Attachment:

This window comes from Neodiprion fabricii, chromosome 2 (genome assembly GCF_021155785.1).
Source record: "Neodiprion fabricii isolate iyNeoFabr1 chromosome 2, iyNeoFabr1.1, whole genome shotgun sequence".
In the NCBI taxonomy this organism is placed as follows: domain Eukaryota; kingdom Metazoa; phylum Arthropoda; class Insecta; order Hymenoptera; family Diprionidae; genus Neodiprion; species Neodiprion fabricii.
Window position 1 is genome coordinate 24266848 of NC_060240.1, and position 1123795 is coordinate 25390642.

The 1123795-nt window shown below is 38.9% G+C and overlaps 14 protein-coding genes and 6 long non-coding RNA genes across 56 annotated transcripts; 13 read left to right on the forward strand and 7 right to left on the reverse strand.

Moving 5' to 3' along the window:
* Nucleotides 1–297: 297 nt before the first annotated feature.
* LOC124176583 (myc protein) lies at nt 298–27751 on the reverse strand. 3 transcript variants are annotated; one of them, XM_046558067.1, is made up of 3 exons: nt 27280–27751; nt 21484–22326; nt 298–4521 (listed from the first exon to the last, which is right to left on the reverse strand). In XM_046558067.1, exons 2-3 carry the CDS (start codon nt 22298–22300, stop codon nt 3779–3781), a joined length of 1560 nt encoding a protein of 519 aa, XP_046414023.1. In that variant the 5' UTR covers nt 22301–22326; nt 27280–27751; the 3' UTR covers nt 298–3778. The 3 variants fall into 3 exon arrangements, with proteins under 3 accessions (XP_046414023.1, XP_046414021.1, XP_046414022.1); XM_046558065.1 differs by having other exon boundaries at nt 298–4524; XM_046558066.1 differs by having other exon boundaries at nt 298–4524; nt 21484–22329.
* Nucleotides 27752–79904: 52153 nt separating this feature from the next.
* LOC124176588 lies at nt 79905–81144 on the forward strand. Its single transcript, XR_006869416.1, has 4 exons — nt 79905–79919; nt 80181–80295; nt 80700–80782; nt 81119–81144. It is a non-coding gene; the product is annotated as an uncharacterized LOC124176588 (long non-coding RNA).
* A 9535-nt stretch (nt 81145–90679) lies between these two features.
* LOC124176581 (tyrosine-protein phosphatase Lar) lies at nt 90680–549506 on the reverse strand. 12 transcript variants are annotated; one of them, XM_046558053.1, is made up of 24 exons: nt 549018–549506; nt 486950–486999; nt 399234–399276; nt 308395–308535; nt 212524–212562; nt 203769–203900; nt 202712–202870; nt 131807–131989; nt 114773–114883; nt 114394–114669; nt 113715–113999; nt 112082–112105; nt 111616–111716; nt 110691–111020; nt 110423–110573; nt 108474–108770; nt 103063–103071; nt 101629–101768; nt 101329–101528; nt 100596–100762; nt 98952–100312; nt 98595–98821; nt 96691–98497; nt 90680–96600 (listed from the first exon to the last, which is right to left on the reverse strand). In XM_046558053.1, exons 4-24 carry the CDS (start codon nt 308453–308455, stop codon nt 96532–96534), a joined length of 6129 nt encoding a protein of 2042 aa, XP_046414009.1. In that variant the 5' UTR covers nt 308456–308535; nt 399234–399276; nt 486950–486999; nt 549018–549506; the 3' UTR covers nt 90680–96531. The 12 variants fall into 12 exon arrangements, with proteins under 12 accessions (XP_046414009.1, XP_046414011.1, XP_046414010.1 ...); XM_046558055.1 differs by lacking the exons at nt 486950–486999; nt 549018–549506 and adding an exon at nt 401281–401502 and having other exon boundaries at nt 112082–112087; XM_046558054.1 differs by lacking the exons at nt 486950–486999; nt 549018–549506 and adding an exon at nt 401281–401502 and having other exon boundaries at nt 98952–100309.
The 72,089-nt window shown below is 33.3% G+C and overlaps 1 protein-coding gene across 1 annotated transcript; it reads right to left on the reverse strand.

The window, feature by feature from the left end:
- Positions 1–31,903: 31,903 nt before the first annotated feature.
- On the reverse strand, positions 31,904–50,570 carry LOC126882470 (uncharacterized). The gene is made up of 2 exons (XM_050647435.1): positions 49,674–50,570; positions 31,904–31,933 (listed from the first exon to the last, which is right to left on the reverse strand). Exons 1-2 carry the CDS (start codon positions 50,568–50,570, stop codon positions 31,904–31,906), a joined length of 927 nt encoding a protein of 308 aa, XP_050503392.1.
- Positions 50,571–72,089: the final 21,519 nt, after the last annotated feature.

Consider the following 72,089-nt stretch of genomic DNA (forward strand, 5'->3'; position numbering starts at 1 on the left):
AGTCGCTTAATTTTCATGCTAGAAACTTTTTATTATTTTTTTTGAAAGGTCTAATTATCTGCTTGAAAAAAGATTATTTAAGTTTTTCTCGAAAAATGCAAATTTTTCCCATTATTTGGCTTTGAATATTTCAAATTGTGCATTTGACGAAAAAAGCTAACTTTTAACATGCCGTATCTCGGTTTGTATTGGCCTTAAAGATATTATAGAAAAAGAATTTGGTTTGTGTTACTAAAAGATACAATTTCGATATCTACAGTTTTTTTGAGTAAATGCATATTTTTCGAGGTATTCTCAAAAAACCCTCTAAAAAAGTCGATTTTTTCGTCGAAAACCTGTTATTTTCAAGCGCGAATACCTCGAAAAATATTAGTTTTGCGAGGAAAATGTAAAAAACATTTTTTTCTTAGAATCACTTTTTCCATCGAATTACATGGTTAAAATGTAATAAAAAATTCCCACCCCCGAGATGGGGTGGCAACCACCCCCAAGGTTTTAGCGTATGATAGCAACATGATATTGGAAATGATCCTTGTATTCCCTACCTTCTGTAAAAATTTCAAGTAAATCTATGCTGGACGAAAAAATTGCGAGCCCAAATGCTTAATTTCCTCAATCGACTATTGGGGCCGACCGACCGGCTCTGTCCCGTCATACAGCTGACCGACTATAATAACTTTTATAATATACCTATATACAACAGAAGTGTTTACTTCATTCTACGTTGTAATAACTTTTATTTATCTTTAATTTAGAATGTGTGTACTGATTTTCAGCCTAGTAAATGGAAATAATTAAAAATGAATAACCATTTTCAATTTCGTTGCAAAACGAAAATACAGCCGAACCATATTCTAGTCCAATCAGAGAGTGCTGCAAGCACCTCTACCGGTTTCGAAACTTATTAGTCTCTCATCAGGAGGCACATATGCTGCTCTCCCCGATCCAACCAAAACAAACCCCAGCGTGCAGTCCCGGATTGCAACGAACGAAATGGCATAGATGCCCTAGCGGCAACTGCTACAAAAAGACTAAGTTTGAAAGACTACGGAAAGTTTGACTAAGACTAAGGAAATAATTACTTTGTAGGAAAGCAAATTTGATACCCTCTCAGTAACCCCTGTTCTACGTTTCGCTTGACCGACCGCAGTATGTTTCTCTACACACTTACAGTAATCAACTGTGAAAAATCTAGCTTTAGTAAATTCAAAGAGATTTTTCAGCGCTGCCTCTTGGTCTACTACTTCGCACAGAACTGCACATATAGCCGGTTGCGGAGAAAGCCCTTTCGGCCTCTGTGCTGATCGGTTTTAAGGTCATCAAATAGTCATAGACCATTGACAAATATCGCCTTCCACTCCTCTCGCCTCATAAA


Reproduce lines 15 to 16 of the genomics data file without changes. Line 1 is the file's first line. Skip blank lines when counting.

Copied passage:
- Positions 1–31,903: 31,903 nt before the first annotated feature.
- On the reverse strand, positions 31,904–50,570 carry LOC126882470 (uncharacterized). The gene is made up of 2 exons (XM_050647435.1): positions 49,674–50,570; positions 31,904–31,933 (listed from the first exon to the last, which is right to left on the reverse strand). Exons 1-2 carry the CDS (start codon positions 50,568–50,570, stop codon positions 31,904–31,906), a joined length of 927 nt encoding a protein of 308 aa, XP_050503392.1.